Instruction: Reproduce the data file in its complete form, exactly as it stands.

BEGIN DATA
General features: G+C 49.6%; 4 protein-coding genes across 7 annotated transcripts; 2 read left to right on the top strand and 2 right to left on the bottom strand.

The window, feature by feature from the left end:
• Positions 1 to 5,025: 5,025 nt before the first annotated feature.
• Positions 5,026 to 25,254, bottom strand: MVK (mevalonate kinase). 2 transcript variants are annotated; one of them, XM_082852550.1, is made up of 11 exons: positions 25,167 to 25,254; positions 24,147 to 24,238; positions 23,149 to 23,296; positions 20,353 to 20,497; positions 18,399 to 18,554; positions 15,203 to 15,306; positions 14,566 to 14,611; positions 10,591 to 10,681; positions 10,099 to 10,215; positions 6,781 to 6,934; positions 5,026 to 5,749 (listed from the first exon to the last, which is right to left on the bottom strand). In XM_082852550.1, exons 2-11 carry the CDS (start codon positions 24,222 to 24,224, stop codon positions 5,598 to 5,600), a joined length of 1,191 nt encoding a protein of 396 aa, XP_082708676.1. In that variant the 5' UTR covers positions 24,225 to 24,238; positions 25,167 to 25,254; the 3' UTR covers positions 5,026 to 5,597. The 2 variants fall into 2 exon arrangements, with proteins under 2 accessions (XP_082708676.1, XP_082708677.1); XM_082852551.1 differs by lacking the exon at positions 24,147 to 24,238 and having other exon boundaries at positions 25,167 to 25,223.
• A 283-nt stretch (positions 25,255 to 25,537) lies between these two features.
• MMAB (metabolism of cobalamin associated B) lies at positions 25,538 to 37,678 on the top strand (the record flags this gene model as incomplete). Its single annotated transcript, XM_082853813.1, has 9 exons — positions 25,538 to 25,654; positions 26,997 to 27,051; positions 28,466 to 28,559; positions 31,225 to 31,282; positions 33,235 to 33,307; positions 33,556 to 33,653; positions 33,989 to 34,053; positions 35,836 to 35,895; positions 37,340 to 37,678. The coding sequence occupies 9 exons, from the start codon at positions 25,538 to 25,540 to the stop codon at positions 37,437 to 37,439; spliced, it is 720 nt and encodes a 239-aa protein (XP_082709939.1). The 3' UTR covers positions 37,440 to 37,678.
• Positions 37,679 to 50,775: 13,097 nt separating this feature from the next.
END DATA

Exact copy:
General features: G+C 49.6%; 4 protein-coding genes across 7 annotated transcripts; 2 read left to right on the top strand and 2 right to left on the bottom strand.

The window, feature by feature from the left end:
• Positions 1 to 5,025: 5,025 nt before the first annotated feature.
• Positions 5,026 to 25,254, bottom strand: MVK (mevalonate kinase). 2 transcript variants are annotated; one of them, XM_082852550.1, is made up of 11 exons: positions 25,167 to 25,254; positions 24,147 to 24,238; positions 23,149 to 23,296; positions 20,353 to 20,497; positions 18,399 to 18,554; positions 15,203 to 15,306; positions 14,566 to 14,611; positions 10,591 to 10,681; positions 10,099 to 10,215; positions 6,781 to 6,934; positions 5,026 to 5,749 (listed from the first exon to the last, which is right to left on the bottom strand). In XM_082852550.1, exons 2-11 carry the CDS (start codon positions 24,222 to 24,224, stop codon positions 5,598 to 5,600), a joined length of 1,191 nt encoding a protein of 396 aa, XP_082708676.1. In that variant the 5' UTR covers positions 24,225 to 24,238; positions 25,167 to 25,254; the 3' UTR covers positions 5,026 to 5,597. The 2 variants fall into 2 exon arrangements, with proteins under 2 accessions (XP_082708676.1, XP_082708677.1); XM_082852551.1 differs by lacking the exon at positions 24,147 to 24,238 and having other exon boundaries at positions 25,167 to 25,223.
• A 283-nt stretch (positions 25,255 to 25,537) lies between these two features.
• MMAB (metabolism of cobalamin associated B) lies at positions 25,538 to 37,678 on the top strand (the record flags this gene model as incomplete). Its single annotated transcript, XM_082853813.1, has 9 exons — positions 25,538 to 25,654; positions 26,997 to 27,051; positions 28,466 to 28,559; positions 31,225 to 31,282; positions 33,235 to 33,307; positions 33,556 to 33,653; positions 33,989 to 34,053; positions 35,836 to 35,895; positions 37,340 to 37,678. The coding sequence occupies 9 exons, from the start codon at positions 25,538 to 25,540 to the stop codon at positions 37,437 to 37,439; spliced, it is 720 nt and encodes a 239-aa protein (XP_082709939.1). The 3' UTR covers positions 37,440 to 37,678.
• Positions 37,679 to 50,775: 13,097 nt separating this feature from the next.